In the 19th century, a Swedish scientist’s invention changed the entire landscape of war and peace.
Alfred Bernhard Nobel was born on the 21st of October 1833 in Stockholm Sweden and was the inventor of dynamite and the man who established the Nobel Prize.
His childhood was rather hard because his family was very poor. His parents had eight children, but only Alfred and three of his brothers survived past childhood.
Alfred was interested in chemistry, engineering and especially explosives from a very young age. His father, who was a businessman also taught him many things.
His father was a courageous man and did not let poverty bring him down. After many business failures, he started making machine tools and explosives.
He went on to invent plywood, and the torpedo. This made them very rich, which allowed him to give Alfred a proper education.
Alfred was brilliant at chemistry, but also in English, French, German, and Russian.
Because of his strong interest in chemistry, Alfred went to America where he studied the science for four years.
Nobel’s first licensed invention was the gas meter in 1857. He was only 24 years old.
His family’s success in making weapons allowed them to produce and supply weapons during the Crimean War (1853 – 1856), but afterwards the business suffered.
His father handed it over to his second son who improved it very much. Nobel and his family, who were in Russian at this time, moved back to Sweden.
He was not concerned with destruction and devoted a lot of his time to how nitroglycerine could be used safely.
In 1863, Nobel invented the detonator (that activates a blast) and two years later, he designed the blasting cap.
Sadly, during his many experiments with nitroglycerine a few accidents (explosions) happened. During one of these, his younger brother Emil died too.
Even so, he carried on, constantly trying to improve these explosives to make them stable so that they would not accidently go off. His work was very dangerous.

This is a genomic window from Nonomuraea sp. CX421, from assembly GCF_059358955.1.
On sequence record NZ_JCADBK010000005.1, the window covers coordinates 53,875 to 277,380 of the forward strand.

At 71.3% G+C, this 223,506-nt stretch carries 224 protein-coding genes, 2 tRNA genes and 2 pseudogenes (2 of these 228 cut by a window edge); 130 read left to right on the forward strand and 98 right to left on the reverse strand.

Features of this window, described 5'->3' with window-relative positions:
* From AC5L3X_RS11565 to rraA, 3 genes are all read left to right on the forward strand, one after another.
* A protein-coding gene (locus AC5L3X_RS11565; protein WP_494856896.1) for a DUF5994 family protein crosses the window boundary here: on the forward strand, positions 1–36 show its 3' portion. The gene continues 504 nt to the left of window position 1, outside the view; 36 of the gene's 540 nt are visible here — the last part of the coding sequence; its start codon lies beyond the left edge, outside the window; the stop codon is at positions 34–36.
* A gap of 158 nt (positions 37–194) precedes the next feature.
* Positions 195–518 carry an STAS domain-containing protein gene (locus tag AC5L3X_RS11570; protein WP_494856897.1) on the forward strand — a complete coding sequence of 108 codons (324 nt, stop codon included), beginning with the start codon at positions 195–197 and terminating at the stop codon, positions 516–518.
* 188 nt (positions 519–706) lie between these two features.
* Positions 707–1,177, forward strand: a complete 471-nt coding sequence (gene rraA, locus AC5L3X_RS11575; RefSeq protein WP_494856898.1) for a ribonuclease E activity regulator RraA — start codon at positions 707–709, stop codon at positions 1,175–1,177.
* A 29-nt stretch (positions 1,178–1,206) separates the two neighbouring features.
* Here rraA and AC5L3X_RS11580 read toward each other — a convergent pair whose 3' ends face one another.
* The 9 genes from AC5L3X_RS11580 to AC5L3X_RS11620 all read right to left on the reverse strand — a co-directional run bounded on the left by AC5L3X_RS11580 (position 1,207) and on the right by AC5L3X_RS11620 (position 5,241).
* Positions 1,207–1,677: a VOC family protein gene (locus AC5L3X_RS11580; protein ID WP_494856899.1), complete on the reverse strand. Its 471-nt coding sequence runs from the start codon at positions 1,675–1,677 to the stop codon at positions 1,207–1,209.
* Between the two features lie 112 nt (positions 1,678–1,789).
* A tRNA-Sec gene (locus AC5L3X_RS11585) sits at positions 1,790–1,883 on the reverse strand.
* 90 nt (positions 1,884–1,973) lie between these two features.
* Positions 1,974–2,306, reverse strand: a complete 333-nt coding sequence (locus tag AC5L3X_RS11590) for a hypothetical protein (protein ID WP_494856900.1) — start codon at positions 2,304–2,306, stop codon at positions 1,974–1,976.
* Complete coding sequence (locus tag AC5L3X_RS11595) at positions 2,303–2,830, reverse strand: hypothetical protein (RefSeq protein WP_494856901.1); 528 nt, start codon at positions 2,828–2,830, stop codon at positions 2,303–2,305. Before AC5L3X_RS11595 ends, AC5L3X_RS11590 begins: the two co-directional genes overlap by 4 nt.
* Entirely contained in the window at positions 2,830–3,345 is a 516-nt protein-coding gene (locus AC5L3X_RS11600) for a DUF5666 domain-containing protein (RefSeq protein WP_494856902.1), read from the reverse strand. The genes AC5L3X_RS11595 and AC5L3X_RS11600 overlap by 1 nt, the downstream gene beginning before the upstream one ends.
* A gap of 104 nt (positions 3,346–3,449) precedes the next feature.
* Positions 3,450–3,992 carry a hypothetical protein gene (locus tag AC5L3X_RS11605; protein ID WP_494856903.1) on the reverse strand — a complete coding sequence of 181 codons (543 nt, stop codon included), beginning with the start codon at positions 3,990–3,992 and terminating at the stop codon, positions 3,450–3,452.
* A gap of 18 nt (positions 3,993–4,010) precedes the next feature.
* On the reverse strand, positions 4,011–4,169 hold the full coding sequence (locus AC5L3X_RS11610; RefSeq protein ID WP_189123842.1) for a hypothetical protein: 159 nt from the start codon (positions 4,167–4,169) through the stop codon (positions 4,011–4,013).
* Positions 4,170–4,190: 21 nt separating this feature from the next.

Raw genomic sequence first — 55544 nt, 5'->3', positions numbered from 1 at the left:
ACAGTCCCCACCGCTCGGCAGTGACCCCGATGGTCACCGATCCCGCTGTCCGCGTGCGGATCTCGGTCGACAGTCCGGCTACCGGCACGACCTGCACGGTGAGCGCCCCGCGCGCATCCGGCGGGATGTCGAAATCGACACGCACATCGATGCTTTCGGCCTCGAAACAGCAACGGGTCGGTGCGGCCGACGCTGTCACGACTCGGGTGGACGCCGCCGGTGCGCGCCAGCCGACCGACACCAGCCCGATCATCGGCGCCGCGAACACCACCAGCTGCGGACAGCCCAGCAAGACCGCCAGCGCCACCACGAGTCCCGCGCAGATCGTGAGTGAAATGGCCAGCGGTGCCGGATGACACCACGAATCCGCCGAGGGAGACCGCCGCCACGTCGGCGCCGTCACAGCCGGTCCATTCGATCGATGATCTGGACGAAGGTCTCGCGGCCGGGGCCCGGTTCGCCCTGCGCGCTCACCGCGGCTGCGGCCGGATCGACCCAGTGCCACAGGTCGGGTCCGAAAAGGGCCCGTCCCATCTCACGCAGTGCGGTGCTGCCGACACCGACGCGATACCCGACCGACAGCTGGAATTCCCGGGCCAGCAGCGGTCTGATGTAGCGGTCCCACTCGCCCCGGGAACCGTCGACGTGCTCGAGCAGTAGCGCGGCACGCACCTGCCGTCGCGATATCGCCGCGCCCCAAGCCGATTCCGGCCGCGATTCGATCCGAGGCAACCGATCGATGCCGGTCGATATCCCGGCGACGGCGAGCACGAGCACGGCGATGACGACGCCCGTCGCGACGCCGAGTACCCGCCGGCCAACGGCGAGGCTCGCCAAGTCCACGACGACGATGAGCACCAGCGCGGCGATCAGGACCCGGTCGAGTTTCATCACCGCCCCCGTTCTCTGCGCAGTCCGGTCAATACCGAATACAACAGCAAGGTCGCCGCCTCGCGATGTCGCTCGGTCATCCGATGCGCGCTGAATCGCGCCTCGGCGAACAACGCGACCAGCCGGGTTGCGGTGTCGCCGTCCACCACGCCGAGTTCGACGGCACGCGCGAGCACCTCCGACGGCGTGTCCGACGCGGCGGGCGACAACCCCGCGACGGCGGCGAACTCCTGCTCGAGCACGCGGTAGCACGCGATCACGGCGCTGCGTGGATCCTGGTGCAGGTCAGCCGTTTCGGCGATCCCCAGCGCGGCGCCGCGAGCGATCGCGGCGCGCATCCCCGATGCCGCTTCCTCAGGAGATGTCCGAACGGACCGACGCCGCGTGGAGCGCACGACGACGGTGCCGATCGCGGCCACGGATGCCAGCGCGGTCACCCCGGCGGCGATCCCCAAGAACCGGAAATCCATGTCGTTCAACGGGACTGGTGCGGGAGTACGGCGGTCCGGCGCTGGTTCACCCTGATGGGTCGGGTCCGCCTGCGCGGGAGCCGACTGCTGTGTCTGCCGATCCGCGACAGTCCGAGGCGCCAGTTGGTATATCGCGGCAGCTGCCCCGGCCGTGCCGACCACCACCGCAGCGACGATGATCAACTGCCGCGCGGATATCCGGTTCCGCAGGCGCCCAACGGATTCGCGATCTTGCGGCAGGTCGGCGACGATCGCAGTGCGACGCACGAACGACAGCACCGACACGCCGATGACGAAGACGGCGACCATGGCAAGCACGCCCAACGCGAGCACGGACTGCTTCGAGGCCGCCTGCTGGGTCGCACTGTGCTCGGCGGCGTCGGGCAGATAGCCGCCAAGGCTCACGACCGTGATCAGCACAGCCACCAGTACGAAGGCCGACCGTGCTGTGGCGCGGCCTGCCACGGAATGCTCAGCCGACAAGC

Finally, at 34 years, Alfred Nobel invented dynamite, a substance that was easier and safer than nitroglycerine.
Dynamite was used in America and England for blowing up rocks and mountains for mining and building roads and railroads.
Nobel continued his work, and invented a substance called Gelignite, which was more powerful and stable than dynamite. This was the year 1875; Nobel was 42 years old.
Two years later, Nobel received the licence for Ballistite, which is a smokeless explosive, and for Cordite, another smokeless explosive that replaced common gunpowder.
During his lifetime, he had earned about 350 licenses for different inventions internationally, and at the time of his death, he had established 90 weapons making factories around the world.
He never married because he was always travelling as he had many companies around the world.
He was elected to the Royal Swedish Academy of Sciences when he was 51 years old and received other awards for his great scientific breakthroughs.
Towards the end of his life, he moved to Italy where he finally passed away in 1896 from a brain bleed (cerebral haemorrhage). He was 63 years old.
Before his death, a newspaper accidently published his obituary instead of his brother’s. What he read made him realized what the world actually thought of him; and it was not good.
The article accused him of becoming rich by making things that would kill people faster. He was so upset with this that he decided to leave a better legacy of himself.
He established the Nobel Prize because of this, which he wanted awarded to anyone who was great at a special area, from any country around the world.
Alfred Nobel’s legacy still lives today with every Nobel Prize that is awarded to brilliant minds irrespective of which country they come from.